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Nina's Tragedies

CHILD OF ISRAEL

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Little Nadav is a Peeping Tom. At night, he wanders around his Tel Aviv neighborhood, looking through open windows for signs of life. He watches a woman make love, her perpendicular coitus interrupted when three Army officers ring her doorbell. She knows what they've come to tell her. She passes out. When she awakens, she quickly discerns that the Angels of Death have come to the wrong house.

 

And little Nadav watches his tempestuous Aunt Nina -- the beautiful young woman with whom he's in love. He writes dirty erotic stories about her that his guidance counselor turns over to his ne'er-do-well father, who calls Nadav "my sweet little shit pie." His mother is a clothing designer who'll see an outfit she likes and tweak it into her own style. His parents are separated, and since the split, his mother has become something of a nymphomaniac, with little time for her son.

 

He hardly sees his Dad, who's moved to a yeshiva, and who, when the movie opens, is actually dead. Later, as their lives unfold in flashback, Nadav goes to live with him, and they ride around town in a Star of David-topped van packed with bearded evangelicals, who stop at crowded corners to blast their music and dance a vigorous hora.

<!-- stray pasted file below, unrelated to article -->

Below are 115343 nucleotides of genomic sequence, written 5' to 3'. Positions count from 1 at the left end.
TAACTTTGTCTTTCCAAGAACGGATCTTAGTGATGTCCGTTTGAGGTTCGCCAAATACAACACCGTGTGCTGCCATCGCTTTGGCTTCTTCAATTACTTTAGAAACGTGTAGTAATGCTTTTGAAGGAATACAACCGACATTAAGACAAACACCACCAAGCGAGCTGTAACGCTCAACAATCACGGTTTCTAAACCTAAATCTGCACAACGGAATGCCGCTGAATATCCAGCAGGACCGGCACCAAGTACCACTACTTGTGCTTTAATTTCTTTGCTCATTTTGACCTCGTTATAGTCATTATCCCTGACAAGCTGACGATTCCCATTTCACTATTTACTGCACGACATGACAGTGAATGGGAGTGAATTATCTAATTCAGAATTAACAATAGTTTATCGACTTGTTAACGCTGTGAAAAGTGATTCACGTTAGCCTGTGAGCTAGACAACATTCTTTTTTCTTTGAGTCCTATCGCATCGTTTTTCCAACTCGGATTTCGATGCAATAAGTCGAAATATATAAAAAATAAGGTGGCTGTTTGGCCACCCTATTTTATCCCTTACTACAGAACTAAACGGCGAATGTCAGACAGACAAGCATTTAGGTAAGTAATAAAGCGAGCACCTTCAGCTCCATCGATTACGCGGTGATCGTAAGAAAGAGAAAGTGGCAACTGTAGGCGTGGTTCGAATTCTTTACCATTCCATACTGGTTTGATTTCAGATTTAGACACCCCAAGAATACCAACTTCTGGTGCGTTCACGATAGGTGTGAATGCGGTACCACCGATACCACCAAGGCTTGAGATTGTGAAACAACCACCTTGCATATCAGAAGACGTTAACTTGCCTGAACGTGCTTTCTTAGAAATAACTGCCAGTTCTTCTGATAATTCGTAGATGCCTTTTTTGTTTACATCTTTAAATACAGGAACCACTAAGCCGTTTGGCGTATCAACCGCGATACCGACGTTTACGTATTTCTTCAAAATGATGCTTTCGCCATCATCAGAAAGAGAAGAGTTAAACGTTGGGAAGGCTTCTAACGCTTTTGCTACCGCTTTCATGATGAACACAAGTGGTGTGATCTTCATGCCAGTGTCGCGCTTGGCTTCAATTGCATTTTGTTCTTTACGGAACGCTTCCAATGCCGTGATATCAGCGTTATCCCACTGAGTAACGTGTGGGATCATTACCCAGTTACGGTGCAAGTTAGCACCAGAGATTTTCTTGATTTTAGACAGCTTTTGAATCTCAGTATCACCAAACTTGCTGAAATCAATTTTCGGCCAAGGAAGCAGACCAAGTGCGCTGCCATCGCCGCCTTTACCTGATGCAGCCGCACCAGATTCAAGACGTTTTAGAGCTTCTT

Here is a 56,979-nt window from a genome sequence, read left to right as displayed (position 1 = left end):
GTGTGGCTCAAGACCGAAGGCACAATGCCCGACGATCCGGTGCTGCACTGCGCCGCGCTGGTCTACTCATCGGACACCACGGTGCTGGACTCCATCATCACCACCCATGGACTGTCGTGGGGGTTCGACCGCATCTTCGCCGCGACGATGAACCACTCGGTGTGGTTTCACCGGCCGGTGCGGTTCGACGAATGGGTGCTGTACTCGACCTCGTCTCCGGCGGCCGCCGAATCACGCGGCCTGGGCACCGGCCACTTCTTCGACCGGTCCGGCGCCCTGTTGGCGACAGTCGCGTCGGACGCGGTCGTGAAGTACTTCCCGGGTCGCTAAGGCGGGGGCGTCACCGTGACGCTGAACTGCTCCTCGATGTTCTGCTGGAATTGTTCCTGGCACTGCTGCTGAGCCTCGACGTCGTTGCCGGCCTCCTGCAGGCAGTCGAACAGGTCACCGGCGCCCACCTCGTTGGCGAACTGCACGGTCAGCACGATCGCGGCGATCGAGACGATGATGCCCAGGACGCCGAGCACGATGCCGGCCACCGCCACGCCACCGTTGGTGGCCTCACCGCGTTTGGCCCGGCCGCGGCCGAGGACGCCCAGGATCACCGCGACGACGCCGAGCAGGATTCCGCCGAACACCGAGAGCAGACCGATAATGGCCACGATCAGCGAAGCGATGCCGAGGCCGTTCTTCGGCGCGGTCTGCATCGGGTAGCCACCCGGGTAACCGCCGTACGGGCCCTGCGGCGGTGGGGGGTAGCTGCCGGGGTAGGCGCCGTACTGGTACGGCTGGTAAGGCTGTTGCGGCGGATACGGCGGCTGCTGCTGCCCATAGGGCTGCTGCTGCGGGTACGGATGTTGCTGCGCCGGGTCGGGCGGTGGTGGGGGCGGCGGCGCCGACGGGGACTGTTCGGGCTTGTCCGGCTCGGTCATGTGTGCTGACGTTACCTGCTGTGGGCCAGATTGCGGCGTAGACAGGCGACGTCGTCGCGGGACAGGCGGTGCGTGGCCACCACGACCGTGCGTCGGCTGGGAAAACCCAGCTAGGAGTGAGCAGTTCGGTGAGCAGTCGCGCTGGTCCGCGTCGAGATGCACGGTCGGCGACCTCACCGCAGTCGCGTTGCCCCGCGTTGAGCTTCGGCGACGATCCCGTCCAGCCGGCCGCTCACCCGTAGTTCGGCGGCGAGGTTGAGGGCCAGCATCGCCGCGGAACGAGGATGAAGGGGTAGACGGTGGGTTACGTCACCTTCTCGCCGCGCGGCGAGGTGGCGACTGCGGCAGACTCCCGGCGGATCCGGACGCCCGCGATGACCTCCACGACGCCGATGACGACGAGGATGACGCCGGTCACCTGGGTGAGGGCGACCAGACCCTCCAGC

In Savi Gabizon's award-winning Nina's Tragedies, the events of Nadav's life move back and forth in time in a sort of orderly free association, and we witness all of its bittersweet vivacity through his watchful eyes. It's Ingmar Bergman meets Alex Portnoy, with a tone that moves gracefully from the darkly whimsical to the tragi-comic, and with a heroine who lives in a state of perpetual sadness that only deepens when her husband dies in battle.

 

Death permeates Nina's Tragedies, which should be no surprise in a film coming from a country so mired in bloodshed for so many decades now. Some of the death is natural, and some of it is not. But the suffering that goes with it is intensely intimate: It's the suffering of individuals for other individuals and for themselves, rather than the suffering of a culture for itself. And yet, it's that, too. For Nina's Tragedies are Israel's tragedies, and everything in Gabizon's film is at once both slice of life and metaphor.

 

When the rabbis roll Nadav's father off to his funeral, a wheel on the gurney that carries his body wobbles and squeaks. They repair it, but halfway to the cemetery, the trouble returns, as if there's no escaping it. And what do we make of Alex, a gregarious Russian played by the same actor who played Nina's late husband? This casting, which borders on the absurd, allows Gabizon a moment of almost magical realism -- one that reality later explains, and then, in a series of revivifying turns, becomes almost magical again. In Hebrew and a little Russian, with subtitles.

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